Election held on 2 July 2016
Criteria for the inclusion of parties in this table are set out in the Glossary under 'listed party'
|Party Name||First preference vote n||First preference vote share %||Change from previous election %||Seats won n||Uncontested seats held n||Seat share %|
|Australian Labor Party||434,318||32.45||+3.69||5||0||31.25|
|Rise Up Australia Party||20,859||1.56||*||0|
|Votes for other than listed parties||18,374||1.37||-0.64|
* Party did not contest previous election or did not meet criteria for listing, or contested previous election under a different party name.
Australian Christians: This party was committed to Christian principles and pro-family and pro-life policies. It contested the Western Australian Legislative Assembly elections in March 2013, and had some organizational links with the Christian Democratic Party which fielded candidates at the previous WA Assembly election in 2008. It ran candidates at the 2013 federal election and at this House of Representatives election in 2016.
Rise Up Australia Party: This party was founded in 2011 by Daniel Nalliah, who was opposed to multiculturalism. Its general orientation was nationalist and conservative; its candidates had contested several state and federal elections since its founding.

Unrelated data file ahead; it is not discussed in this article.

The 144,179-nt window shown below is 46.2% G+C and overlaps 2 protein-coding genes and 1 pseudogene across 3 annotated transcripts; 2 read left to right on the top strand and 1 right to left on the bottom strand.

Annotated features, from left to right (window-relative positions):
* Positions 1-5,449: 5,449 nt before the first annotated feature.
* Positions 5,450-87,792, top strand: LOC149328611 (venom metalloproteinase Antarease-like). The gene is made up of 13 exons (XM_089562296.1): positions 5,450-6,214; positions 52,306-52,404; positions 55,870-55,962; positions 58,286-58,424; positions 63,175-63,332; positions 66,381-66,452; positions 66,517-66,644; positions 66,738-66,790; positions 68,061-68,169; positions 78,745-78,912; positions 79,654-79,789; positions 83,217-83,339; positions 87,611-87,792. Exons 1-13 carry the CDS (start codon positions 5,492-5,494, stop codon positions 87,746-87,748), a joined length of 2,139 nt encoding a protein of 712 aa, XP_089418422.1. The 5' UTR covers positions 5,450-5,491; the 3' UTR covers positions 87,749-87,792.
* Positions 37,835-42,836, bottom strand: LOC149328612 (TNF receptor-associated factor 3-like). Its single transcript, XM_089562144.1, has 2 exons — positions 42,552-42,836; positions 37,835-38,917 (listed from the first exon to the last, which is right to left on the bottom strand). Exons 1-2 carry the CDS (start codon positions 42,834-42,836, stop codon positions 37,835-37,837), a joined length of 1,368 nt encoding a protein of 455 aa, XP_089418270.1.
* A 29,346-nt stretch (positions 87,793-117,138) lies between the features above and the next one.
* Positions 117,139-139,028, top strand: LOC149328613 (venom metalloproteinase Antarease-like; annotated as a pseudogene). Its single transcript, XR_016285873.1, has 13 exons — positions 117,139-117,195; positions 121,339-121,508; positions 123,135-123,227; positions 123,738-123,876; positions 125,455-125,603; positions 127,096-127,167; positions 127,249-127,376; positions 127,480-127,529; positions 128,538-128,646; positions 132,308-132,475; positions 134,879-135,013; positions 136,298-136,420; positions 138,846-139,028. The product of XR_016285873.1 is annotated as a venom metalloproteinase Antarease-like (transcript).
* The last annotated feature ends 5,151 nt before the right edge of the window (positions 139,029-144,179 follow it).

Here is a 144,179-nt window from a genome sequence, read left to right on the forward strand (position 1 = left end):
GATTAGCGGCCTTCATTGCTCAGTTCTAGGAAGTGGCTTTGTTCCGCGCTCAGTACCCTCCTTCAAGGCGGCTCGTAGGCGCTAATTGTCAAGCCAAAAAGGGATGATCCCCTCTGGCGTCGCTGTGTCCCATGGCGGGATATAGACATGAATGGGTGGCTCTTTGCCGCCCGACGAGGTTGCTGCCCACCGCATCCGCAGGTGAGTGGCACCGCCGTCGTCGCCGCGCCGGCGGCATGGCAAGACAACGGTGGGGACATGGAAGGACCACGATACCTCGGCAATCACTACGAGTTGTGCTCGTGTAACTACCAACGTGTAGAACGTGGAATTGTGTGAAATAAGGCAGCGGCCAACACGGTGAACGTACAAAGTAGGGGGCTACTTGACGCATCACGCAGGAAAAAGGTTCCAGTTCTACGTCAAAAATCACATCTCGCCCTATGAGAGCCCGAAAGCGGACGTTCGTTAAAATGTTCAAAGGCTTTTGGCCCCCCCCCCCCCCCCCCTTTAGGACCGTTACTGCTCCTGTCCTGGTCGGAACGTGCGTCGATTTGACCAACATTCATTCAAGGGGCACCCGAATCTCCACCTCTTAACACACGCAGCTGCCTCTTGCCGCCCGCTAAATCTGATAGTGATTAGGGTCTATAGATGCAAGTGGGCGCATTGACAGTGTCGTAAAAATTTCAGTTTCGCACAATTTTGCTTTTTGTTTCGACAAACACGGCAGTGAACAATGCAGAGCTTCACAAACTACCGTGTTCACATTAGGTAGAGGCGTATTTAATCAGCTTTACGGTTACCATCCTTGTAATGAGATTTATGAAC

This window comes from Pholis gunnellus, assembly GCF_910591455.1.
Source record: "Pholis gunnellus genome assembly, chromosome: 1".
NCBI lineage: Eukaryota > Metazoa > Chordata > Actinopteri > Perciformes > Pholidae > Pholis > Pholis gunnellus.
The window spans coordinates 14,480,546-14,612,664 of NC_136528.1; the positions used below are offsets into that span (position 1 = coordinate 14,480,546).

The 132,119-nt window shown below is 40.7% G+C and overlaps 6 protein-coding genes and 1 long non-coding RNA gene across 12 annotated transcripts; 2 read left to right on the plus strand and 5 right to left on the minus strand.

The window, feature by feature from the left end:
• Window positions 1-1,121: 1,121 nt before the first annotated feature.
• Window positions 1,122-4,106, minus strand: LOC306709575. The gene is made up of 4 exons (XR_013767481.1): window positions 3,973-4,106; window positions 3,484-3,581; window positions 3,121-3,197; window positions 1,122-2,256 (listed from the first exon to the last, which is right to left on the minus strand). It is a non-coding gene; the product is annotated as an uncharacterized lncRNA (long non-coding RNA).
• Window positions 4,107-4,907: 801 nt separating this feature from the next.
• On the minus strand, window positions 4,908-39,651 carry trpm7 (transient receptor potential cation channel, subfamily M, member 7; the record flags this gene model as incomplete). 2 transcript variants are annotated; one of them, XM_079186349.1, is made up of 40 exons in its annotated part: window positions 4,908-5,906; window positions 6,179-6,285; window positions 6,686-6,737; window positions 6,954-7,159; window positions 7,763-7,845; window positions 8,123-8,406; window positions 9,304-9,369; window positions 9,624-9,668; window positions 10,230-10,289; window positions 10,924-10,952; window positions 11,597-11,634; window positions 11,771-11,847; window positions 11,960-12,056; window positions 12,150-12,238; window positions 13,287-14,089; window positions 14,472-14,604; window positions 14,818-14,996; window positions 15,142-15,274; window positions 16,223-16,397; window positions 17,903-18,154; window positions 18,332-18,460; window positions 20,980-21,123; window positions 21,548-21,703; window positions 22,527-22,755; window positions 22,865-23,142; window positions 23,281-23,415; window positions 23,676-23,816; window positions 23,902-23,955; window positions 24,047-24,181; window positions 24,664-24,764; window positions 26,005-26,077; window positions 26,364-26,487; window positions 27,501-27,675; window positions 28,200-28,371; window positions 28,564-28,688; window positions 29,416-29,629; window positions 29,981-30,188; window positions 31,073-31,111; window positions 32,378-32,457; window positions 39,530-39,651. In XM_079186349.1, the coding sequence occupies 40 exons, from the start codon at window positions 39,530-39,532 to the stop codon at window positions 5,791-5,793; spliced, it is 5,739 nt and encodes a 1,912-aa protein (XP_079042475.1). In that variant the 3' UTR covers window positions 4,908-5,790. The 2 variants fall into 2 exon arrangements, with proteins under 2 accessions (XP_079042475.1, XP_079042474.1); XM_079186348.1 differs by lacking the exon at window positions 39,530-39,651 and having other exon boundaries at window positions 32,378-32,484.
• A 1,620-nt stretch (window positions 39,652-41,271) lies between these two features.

Independents: The vote shown for Independents at this election is the sum of first preference votes cast for 4 candidates registered as Independents in Western Australia. No Independent candidate was elected at this election (2016) from Western Australia.
Other parties: The Australian Electoral Commission listed 7 registered party groupings for this House of Representatdives election in Western Australia whose votes are not separately listed in the table above. None of these parties gained 1 percent of the first preference votes at this election, had a candidate elected or met any of the other criteria for listing in this database for the state summary for this House of Representatives election in Western Australia (see listed party). For details of the votes won by these parties, see the reference in 'Sources', below. Note that some of these parties may have qualified for listing in other state summaries for this election.
Voting figures were taken from the Australian Electoral Commission website 'First preference votes by party', online: here [accessed 22 June 2017]